Blister: You're Busted!

Dr. Tom Coniglione, MD


First you feel a hot spot of your skin. Then there is a burning sensation. You are probably on a long run and “into it.” You try to focus on other things, trying to take away the discomfort. Once fluid starts to accumulate between the layers of skin you have real pain. Yet, you persevere. Once you finish, the pain really starts. Now you hobble to the medical tent for attention to your blister. You may have developed a blister while pruning limbs, or planting seedlings or bulbs in the yard. Blisters develop similarly with running.

Rotation, friction, and shearing are the key words. When running, there is a constant
rotation of the foot inside the shoe. Rotation is normal and part of the process of pronation, so it is important for the foot and leg to absorb the shock of hitting the ground. Rotation produces friction inside the sock and shoe. Friction leads to shearing of the layers of skin. Shearing occurs when there is restriction of motion by the shoes. With shearing, there is separation of the layers of skin with fluid accumulating between the layers. Ordinarily, the rotation is not a problem. However, the socks get wet with longer distances. Moisture prevents sliding of the skin inside the sock. Thus, friction increases.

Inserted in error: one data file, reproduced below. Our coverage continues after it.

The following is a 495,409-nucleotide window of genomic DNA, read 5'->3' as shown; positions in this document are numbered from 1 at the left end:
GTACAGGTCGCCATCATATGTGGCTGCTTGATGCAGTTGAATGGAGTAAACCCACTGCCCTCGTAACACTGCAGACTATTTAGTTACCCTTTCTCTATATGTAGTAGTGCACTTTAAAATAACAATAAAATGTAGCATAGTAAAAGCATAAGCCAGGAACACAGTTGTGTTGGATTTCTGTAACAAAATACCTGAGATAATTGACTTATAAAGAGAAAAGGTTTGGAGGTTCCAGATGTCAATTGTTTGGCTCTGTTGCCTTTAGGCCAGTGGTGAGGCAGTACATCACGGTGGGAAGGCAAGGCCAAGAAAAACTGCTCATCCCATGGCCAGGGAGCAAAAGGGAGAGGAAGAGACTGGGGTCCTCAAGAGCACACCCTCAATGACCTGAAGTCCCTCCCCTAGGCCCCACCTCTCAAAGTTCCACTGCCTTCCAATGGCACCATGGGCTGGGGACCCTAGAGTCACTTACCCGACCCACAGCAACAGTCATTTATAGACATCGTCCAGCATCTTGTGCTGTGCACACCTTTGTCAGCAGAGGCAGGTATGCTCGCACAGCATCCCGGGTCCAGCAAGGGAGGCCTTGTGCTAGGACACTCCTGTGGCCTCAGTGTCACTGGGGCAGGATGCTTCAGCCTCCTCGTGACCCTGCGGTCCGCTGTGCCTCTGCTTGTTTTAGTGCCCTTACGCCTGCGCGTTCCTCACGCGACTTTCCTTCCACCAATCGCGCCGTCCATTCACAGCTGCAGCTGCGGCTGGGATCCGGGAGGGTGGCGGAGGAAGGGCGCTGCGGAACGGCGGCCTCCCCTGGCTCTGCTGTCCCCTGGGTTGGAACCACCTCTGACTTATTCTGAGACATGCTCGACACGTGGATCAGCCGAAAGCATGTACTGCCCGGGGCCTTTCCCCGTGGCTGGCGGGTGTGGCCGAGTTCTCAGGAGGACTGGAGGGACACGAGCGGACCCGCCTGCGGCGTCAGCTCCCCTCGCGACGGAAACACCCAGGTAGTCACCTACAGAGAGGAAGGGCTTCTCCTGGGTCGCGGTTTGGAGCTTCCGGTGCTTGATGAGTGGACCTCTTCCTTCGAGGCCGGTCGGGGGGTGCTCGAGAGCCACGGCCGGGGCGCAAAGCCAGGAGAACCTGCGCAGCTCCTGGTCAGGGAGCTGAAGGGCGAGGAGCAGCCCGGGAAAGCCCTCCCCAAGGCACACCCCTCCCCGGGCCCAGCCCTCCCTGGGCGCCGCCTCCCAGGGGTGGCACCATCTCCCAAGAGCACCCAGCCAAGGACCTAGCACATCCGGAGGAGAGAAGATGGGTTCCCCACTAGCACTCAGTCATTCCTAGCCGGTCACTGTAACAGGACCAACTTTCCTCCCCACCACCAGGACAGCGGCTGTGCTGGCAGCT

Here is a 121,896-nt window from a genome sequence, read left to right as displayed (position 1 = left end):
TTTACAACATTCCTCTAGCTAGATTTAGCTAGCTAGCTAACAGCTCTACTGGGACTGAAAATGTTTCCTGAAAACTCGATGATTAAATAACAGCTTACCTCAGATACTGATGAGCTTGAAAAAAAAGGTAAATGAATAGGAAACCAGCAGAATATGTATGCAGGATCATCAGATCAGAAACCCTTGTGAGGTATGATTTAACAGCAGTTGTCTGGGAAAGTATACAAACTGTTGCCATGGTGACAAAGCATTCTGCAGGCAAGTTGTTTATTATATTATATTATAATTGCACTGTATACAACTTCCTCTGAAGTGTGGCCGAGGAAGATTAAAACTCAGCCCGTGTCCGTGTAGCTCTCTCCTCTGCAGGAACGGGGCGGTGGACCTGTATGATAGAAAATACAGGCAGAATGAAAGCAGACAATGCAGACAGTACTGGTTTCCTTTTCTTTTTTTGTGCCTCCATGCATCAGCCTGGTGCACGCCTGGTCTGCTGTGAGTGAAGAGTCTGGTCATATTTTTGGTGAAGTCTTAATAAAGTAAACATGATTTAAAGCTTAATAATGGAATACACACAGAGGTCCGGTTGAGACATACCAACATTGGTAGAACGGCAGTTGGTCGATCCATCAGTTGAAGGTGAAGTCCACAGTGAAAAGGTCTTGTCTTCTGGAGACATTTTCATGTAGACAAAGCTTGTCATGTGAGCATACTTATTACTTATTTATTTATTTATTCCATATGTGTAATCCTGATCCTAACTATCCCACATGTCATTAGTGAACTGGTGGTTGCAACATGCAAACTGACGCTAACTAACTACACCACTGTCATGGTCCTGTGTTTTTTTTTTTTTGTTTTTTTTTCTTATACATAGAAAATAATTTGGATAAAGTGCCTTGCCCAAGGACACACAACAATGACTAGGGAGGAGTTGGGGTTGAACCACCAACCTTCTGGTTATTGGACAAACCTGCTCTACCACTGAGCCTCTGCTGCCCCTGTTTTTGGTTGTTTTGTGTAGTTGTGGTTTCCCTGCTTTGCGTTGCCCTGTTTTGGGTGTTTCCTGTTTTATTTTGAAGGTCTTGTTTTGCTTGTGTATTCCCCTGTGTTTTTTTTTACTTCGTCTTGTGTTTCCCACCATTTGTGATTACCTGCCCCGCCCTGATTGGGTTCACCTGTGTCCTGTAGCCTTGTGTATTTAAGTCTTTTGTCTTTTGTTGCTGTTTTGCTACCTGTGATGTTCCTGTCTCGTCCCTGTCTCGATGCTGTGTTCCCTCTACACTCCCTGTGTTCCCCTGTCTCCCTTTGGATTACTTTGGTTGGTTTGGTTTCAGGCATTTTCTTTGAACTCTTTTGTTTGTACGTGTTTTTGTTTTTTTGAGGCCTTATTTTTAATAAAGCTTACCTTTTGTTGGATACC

Pretty, they are not. Painful they are, especially as time elapses after the run.

Shoes that are too loose or too tight can predispose to blisters. If the foot attempts to
rotate and the shoe is too stiff or there is an orthotic inside the shoe, there will be more friction and a greater tendency to develop a blister. It may be hard to believe, but a wrinkle in your sock can even cause a blister. Believe it!

If the blister gradually develops, it will not be very painful. These blisters can be left
alone. The fluid will leak out. The top layer of the skin will gradually come off, permitting a new layer of skin to grow from below.

For fresh, very painful blisters, you can carefully clean the area with some antiseptic,
(alcohol works well), and pierced the blister with a sterile needle. The fluid was drained and the blister covered with a clean bandage. If you drain a fresh blister and cover it in this manner, the top layer of skin will often reattach to the under layer of skin. Reattachment is good.

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